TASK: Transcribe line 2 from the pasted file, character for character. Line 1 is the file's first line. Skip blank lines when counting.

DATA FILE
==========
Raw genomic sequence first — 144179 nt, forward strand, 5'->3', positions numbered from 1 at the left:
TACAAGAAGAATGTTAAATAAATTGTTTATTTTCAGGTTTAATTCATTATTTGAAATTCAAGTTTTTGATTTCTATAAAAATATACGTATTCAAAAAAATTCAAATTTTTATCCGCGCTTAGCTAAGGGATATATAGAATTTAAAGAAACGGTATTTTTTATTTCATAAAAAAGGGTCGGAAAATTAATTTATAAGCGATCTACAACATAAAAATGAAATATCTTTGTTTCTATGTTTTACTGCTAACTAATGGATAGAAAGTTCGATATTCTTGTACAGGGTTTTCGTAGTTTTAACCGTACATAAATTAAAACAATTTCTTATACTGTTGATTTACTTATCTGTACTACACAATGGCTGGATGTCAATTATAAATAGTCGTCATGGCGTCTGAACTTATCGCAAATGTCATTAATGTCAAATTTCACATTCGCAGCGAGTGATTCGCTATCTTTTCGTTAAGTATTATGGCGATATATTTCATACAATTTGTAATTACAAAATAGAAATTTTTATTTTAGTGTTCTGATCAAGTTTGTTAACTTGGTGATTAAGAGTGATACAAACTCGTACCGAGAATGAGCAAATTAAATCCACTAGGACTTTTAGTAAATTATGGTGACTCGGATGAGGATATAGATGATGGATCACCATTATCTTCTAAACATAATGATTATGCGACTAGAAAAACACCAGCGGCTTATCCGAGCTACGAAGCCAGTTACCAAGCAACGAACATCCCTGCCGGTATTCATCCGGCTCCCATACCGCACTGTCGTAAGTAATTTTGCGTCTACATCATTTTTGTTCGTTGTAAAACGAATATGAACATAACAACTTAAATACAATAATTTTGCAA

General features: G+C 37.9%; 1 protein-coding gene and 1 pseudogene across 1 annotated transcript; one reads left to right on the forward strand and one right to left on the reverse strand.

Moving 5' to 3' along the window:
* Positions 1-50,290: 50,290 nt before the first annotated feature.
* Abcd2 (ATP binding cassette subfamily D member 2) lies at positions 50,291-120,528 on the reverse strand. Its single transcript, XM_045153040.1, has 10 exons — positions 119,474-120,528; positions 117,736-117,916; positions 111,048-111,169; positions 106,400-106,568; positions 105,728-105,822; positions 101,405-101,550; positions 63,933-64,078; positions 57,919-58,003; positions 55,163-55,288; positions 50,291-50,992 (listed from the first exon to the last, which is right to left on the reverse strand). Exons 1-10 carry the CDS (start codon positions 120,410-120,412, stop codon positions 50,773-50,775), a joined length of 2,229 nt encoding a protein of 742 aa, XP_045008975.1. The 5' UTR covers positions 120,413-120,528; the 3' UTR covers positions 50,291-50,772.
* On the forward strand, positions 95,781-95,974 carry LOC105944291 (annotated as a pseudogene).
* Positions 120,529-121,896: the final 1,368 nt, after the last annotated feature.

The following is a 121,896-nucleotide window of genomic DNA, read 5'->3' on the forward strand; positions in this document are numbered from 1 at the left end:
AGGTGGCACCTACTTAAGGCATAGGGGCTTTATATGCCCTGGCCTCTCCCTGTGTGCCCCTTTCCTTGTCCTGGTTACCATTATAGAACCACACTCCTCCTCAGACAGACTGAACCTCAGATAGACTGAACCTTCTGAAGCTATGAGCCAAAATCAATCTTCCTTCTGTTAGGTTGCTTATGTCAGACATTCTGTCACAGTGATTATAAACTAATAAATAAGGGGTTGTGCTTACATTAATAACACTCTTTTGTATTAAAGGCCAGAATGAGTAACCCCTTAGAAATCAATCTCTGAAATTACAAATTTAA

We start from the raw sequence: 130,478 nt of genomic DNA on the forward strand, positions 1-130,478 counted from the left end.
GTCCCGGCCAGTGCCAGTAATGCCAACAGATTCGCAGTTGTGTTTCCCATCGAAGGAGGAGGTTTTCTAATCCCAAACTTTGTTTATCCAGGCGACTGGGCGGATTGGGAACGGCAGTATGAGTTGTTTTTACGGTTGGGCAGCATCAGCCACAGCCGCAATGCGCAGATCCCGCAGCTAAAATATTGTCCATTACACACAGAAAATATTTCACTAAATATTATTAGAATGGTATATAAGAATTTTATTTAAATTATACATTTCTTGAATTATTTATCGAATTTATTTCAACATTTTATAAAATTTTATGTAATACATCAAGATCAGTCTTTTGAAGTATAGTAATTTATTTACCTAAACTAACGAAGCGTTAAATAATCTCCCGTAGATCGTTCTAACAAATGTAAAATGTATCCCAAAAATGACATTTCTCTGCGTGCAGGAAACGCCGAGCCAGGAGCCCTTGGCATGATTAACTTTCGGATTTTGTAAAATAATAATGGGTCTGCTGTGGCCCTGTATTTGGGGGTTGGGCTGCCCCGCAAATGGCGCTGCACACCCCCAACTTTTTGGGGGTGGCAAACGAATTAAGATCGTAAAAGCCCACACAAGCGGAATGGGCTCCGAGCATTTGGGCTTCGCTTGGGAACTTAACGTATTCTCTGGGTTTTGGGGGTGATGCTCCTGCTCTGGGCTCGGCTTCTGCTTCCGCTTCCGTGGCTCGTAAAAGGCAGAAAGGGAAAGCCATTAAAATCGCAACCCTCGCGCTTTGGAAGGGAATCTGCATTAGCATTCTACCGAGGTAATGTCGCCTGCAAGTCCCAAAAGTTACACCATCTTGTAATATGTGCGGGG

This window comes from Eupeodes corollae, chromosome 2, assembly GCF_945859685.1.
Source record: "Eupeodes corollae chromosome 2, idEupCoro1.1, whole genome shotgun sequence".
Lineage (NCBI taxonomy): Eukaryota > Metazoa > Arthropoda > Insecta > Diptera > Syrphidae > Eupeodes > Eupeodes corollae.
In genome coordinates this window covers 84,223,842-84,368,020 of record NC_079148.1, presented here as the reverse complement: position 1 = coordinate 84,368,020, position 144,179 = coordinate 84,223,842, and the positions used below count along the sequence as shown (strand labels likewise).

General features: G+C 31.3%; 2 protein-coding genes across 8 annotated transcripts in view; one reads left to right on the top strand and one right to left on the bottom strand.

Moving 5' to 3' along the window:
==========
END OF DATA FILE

TACAAGAAGAATGTTAAATAAATTGTTTATTTTCAGGTTTAATTCATTATTTGAAATTCAAGTTTTTGATTTCTATAAAAATATACGTATTCAAAAAAATTCAAATTTTTATCCGCGCTTAGCTAAGGGATATATAGAATTTAAAGAAACGGTATTTTTTATTTCATAAAAAAGGGTCGGAAAATTAATTTATAAGCGATCTACAACATAAAAATGAAATATCTTTGTTTCTATGTTTTACTGCTAACTAATGGATAGAAAGTTCGATATTCTTGTACAGGGTTTTCGTAGTTTTAACCGTACATAAATTAAAACAATTTCTTATACTGTTGATTTACTTATCTGTACTACACAATGGCTGGATGTCAATTATAAATAGTCGTCATGGCGTCTGAACTTATCGCAAATGTCATTAATGTCAAATTTCACATTCGCAGCGAGTGATTCGCTATCTTTTCGTTAAGTATTATGGCGATATATTTCATACAATTTGTAATTACAAAATAGAAATTTTTATTTTAGTGTTCTGATCAAGTTTGTTAACTTGGTGATTAAGAGTGATACAAACTCGTACCGAGAATGAGCAAATTAAATCCACTAGGACTTTTAGTAAATTATGGTGACTCGGATGAGGATATAGATGATGGATCACCATTATCTTCTAAACATAATGATTATGCGACTAGAAAAACACCAGCGGCTTATCCGAGCTACGAAGCCAGTTACCAAGCAACGAACATCCCTGCCGGTATTCATCCGGCTCCCATACCGCACTGTCGTAAGTAATTTTGCGTCTACATCATTTTTGTTCGTTGTAAAACGAATATGAACATAACAACTTAAATACAATAATTTTGCAA